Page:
Women & Cryptocurrencies?
Gender wealth inequalities
Before we get stuck into the thorny issue of “To Bitcoin or Not To Bitcoin?”, let’s take a look at the general landscape that this question is being asked in. Women are saving less for retirement but living longer than men. The pay gap is still high at 20%. And while governments are battling to reduce inequalities and forcing companies to do better, it will still take 100 years before we get to equality.
The figures are really worrying: women are saving three times less into their pensions than men - with the average women saving £24,900 compared with £73,600 for men - according to a report from pension provider Aegon. And it’s not for want of trying. We all understand the value of investing long-term and the power of compounding, but it’s hard to save effectively in the first place when that means managing to build an emergency fund and invest a lot of our savings from the outset. For most, that sounds like a big mountain to climb. If only there were a magic bullet to help us up the ladder, right?
Well, I’m wondering whether the answer is right here in front of us - Cryptocurrencies. We’ve all see bitcoin all over the news, with all the attendant praise and criticism of any new financial phenom. We’ve seen it rising and falling but not crashing [yet] and we’ve heard about people making a lot and losing a lot. But have we taken the time to properly explore this new crypto world?
That old (new) question: “Should I invest in bitcoin?”
I have been meeting hundred of women on this journey towards increasing financial independence for us all. And while we are all trying to get our head around saving, investing and talking about money more, there is one question that keeps cropping up: “Should I invest in bitcoin?”
It’s a subject popular at dinner parties but less often covered by your financial advisor. It’s not an easy one, to be honest, and when people ask me I have always replied... no. Why? Because before investing in anything, you really need to be sure it’s right for you, and I can’t know every questioner’s financial situation well enough to judge whether they are ready to go crypto… But with a few pointers, you can get the right answer for yourself:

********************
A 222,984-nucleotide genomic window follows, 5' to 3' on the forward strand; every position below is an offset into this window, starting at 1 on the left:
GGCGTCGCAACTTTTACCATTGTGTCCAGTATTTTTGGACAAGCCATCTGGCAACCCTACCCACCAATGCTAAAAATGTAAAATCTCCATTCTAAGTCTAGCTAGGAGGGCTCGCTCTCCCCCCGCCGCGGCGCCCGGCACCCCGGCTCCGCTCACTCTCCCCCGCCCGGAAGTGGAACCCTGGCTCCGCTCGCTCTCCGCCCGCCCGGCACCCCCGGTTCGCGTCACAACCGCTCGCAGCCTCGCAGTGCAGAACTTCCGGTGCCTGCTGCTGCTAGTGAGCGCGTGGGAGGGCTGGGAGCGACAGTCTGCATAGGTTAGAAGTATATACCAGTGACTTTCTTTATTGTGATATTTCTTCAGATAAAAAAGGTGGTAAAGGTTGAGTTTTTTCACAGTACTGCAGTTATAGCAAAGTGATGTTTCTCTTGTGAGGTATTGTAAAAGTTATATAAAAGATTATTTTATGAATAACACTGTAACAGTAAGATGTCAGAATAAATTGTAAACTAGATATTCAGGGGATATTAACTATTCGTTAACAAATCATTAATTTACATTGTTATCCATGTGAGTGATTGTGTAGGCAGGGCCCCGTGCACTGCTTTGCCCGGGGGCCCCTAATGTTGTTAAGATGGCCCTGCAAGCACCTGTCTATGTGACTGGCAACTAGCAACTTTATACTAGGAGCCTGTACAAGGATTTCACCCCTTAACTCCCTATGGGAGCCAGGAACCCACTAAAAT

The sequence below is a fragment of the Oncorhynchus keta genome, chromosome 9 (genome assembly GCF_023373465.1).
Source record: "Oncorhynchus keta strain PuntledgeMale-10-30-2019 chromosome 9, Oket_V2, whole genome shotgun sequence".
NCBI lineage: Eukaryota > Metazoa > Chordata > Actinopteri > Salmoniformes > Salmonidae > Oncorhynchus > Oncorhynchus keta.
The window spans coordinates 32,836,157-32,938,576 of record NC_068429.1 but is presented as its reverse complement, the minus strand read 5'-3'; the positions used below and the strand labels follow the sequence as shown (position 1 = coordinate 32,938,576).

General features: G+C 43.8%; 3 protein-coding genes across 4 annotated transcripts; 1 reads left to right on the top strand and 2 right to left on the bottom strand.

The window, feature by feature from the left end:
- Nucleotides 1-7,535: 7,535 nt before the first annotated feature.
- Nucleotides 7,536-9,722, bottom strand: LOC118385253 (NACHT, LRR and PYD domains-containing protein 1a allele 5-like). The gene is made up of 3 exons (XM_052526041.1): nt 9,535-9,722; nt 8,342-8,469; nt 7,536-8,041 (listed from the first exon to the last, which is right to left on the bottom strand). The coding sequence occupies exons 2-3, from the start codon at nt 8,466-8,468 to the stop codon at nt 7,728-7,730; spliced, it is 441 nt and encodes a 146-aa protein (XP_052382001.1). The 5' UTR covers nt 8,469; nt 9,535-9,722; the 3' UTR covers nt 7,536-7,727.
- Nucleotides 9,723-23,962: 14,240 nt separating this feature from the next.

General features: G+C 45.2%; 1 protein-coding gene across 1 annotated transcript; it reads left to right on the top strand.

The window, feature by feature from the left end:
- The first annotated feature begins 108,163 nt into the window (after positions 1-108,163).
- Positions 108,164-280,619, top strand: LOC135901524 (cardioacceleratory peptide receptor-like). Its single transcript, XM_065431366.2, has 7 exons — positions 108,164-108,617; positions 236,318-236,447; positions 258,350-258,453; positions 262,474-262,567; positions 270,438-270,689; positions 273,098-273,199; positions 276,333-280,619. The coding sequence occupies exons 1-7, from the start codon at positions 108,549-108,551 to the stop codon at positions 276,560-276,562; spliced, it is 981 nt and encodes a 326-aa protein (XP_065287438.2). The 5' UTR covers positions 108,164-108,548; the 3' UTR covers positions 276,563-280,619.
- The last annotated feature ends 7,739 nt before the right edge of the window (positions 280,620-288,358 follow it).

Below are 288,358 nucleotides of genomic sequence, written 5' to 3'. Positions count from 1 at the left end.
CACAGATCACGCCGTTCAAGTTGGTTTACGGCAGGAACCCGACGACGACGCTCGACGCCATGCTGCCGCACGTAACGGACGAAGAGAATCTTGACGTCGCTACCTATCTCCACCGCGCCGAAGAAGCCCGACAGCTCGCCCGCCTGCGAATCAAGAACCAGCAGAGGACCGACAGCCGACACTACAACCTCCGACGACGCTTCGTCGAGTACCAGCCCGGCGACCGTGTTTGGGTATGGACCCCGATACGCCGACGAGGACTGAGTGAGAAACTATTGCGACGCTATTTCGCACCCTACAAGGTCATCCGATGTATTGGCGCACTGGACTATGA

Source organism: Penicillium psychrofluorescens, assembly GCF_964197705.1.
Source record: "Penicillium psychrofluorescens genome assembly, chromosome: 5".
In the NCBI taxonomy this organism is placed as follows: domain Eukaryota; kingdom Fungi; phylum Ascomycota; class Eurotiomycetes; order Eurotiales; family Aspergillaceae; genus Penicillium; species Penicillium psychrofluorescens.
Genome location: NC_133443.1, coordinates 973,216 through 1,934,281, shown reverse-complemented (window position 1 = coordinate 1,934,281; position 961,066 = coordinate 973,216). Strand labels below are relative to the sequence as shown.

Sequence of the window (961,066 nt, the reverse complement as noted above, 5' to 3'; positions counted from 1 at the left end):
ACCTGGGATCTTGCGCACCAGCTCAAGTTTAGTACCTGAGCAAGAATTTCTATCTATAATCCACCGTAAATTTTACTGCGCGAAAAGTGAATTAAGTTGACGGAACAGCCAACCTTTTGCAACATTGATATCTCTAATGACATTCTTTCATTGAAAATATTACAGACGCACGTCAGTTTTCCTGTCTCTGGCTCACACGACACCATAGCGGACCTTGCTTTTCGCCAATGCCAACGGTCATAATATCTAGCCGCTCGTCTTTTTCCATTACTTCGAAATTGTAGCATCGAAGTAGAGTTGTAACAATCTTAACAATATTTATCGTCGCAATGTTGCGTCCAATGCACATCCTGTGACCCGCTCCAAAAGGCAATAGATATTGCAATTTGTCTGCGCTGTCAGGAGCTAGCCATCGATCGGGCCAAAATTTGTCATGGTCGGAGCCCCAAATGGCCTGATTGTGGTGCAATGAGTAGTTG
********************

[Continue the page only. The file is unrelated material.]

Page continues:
An easy way to do this is to back to the golden rules of investing:
Before you invest, determine your roadmap and investment strategy;
What level of risk are you ready to take on?
Consider building a balanced portfolio;
Have an emergency fund in place and make sure high-interest / bad debts are repaid;
And finally: if you don’t understand it fully - don’t invest in it.
The gender imbalance in crypto
According to Forbes, only 5% to 7% of all cryptocurrency users are women, making the industry a highly male-dominated one. According to the NextWeb, investors in Bitcoin only saw a wealth creation of $85 billion - of which [only] $5 billion or 5.88% was obtained by women.
Why are women not (yet) in crypto?
The main reason seems quite obvious and related to the gender imbalances inherent in both the tech and financial industries. Early adopters were coders who were sharing about the cryptocurrencies “on forums such as 4chan and Reddit - all of which have primarily male audiences”, according to NextWeb.
Also, the industry has failed to establish an appealing brand image for women. And as we know, research has shown that women are generally more risk averse than men. But do these conditions really apply to you? They don’t have to. If we don’t consider the positive feedback some top female investors are now giving bitcoin et al, we could be losing out big time. As the venture capitalist Alexia Bonatsos wrote on Twitter, “Women, consider crypto. Otherwise the men are going to get all the wealth, again.”
We will continue to cover this ever-evolving topic on Vestpod, so email us if you are interested!